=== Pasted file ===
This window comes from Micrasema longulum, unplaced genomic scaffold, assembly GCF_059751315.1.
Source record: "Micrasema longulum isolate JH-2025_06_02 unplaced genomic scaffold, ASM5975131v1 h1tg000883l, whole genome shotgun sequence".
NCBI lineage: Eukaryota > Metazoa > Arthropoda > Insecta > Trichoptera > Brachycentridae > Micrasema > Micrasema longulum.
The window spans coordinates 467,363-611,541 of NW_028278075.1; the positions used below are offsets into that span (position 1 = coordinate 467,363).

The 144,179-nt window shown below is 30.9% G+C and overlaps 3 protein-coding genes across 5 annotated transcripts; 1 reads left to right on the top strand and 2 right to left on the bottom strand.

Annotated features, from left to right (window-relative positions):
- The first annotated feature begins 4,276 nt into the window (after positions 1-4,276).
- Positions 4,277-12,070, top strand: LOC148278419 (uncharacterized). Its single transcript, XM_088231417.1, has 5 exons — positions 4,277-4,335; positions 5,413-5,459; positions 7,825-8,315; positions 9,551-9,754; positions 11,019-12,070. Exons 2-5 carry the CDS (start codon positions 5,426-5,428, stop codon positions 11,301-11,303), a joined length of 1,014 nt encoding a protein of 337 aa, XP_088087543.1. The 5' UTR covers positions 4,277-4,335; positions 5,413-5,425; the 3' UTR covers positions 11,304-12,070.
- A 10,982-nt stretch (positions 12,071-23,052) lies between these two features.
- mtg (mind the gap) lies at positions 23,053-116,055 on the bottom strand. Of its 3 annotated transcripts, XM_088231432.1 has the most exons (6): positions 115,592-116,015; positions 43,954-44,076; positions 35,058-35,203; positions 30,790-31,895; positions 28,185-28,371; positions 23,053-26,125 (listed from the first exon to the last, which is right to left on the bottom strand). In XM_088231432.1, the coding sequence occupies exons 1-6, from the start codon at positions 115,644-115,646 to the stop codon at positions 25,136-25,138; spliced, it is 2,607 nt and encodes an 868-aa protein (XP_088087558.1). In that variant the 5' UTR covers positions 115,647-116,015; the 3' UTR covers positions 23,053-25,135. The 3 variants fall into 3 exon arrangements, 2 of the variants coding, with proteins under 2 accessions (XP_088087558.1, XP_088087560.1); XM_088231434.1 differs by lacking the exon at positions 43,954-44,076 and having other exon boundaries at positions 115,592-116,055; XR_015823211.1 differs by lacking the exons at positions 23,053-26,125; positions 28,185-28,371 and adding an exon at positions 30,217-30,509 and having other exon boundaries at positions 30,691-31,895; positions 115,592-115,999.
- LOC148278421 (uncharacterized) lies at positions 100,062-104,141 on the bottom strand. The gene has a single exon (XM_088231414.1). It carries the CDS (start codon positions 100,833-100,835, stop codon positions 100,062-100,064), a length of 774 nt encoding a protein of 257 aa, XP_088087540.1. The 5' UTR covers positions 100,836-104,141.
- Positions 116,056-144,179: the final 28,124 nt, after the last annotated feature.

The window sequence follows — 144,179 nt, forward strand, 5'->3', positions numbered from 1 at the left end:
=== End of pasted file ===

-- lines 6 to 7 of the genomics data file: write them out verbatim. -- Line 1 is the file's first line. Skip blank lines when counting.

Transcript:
Annotated features, from left to right (window-relative positions):
- The first annotated feature begins 4,276 nt into the window (after positions 1-4,276).